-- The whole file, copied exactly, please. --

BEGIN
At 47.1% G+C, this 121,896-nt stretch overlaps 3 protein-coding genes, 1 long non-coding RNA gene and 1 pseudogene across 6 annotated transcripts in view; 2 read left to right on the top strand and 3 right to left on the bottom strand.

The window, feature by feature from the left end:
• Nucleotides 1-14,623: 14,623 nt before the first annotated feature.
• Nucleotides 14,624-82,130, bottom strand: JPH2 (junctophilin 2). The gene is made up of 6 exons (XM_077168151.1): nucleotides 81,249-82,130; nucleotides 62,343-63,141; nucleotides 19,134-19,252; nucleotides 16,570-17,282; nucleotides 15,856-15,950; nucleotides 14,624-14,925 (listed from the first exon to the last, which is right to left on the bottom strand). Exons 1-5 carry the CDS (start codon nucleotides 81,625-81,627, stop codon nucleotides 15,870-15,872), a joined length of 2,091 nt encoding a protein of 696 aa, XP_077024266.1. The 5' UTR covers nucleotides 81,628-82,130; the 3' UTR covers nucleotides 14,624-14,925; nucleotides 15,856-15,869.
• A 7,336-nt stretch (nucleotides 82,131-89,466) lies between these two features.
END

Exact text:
At 47.1% G+C, this 121,896-nt stretch overlaps 3 protein-coding genes, 1 long non-coding RNA gene and 1 pseudogene across 6 annotated transcripts in view; 2 read left to right on the top strand and 3 right to left on the bottom strand.

The window, feature by feature from the left end:
• Nucleotides 1-14,623: 14,623 nt before the first annotated feature.
• Nucleotides 14,624-82,130, bottom strand: JPH2 (junctophilin 2). The gene is made up of 6 exons (XM_077168151.1): nucleotides 81,249-82,130; nucleotides 62,343-63,141; nucleotides 19,134-19,252; nucleotides 16,570-17,282; nucleotides 15,856-15,950; nucleotides 14,624-14,925 (listed from the first exon to the last, which is right to left on the bottom strand). Exons 1-5 carry the CDS (start codon nucleotides 81,625-81,627, stop codon nucleotides 15,870-15,872), a joined length of 2,091 nt encoding a protein of 696 aa, XP_077024266.1. The 5' UTR covers nucleotides 81,628-82,130; the 3' UTR covers nucleotides 14,624-14,925; nucleotides 15,856-15,869.
• A 7,336-nt stretch (nucleotides 82,131-89,466) lies between these two features.